I have to say, I laughed out loud at the word "reasonable" present in your question. Reasonable? Of course it's not reasonable! Reason and faith are often at exact odds with each other. The belief in life after death has to do with faith, not reason. Ironically, the century involved matters not. It is the reasonable who are happily atheist, ... it is the faithful who believe in life after death. This is the same whether you are talking about the first century or the twenty-first.
In my opinion, this is the reason why the American "Founding Fathers" struggled so very much with Christianity even as they were incorporating it into the Constitution of the United States. If you read Ben Frankilin's Autobiography, you will see this struggle. Christianity? Deism? Atheism? Ah, the conundrum.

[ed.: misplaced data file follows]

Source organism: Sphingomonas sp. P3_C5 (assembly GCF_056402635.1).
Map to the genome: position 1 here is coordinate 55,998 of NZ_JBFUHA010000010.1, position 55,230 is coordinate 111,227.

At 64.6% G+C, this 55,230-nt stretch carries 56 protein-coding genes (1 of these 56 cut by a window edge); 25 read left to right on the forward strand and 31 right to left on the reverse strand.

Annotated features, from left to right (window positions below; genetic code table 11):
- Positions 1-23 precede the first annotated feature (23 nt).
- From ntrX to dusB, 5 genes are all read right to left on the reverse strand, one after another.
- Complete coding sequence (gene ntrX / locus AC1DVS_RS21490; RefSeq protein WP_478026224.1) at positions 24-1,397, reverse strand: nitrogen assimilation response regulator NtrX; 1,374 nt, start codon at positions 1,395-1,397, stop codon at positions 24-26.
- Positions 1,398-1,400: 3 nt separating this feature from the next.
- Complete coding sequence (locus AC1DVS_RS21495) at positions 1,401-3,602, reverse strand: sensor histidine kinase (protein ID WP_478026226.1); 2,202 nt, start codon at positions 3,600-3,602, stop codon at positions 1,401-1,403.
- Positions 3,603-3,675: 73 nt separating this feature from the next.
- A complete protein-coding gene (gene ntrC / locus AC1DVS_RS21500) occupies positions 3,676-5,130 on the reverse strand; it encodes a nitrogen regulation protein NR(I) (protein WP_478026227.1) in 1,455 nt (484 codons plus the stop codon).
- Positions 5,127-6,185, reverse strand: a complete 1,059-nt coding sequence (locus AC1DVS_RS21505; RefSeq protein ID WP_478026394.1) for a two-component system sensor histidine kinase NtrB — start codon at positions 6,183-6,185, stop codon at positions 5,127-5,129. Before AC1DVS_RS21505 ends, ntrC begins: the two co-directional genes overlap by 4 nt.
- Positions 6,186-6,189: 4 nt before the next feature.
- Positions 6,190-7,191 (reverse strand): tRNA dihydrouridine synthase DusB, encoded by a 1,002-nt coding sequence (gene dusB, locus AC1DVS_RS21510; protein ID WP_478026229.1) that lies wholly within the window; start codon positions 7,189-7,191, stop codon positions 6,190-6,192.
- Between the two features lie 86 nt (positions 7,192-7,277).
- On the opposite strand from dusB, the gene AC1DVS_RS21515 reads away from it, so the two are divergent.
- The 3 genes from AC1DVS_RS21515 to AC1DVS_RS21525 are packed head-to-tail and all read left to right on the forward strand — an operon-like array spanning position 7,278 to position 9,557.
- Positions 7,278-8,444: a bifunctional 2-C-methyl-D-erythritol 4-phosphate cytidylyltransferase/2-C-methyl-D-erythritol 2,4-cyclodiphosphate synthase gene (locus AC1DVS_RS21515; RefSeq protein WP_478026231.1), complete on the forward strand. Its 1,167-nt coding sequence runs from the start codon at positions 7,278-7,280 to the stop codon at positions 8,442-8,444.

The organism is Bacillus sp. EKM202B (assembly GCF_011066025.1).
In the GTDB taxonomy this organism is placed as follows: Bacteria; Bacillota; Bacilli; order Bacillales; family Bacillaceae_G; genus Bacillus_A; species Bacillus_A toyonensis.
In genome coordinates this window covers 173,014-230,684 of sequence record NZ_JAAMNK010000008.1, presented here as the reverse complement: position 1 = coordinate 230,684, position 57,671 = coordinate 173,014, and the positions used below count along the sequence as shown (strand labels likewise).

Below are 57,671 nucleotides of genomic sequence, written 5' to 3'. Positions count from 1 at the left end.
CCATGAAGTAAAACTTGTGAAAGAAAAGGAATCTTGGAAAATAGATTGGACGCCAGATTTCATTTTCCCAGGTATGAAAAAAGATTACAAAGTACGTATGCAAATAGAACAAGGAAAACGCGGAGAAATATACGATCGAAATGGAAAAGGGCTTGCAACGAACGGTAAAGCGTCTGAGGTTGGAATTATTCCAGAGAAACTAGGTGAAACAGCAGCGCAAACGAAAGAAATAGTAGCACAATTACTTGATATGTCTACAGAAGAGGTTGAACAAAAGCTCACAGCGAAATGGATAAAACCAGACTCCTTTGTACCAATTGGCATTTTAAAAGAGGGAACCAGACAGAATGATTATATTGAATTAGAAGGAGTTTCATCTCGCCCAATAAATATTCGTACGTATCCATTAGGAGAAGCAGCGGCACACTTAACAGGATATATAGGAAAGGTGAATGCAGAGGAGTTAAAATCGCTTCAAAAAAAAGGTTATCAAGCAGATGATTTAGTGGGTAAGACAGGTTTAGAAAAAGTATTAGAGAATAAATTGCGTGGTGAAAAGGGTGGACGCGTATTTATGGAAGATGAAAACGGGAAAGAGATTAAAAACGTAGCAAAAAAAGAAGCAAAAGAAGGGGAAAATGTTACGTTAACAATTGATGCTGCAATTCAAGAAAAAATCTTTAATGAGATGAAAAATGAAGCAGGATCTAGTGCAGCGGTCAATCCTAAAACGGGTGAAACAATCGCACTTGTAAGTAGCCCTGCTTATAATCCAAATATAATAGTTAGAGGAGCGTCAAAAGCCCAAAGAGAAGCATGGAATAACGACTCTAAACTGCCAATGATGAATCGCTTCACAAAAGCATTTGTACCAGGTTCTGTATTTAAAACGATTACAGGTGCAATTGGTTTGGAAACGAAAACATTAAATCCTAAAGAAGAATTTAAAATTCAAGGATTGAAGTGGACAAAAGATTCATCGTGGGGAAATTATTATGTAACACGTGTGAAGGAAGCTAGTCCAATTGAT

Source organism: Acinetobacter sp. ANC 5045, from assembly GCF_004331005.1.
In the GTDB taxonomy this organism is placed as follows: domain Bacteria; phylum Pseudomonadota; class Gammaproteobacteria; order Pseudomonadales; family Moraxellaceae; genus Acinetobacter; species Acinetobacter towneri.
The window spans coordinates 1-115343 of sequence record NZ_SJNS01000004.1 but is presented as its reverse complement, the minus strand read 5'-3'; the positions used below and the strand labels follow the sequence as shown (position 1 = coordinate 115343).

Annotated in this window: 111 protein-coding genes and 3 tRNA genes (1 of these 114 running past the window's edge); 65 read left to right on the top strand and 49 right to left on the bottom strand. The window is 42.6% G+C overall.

I would argue that it is no more or less reasonable to believe in life after death today than it ever was. Of course, this is simply a matter of opinion.
Of course, we have made so many scientific breakthroughs to this point in history that we know much more than we used to about various natural phenomena. We no longer have to believe in supernatural origins for things like the Bubonic Plague, for example. But science cannot shed any light on what happens after death, if anything. A person's soul (if it exists) is not something that can be seen by science. Science cannot tell what happens to that soul after we die.
With all our scientific achievements, we know no more than people 1,000 years ago about what happens after death. Therefore, it is no more or less reasonable to believe in an afterlife today.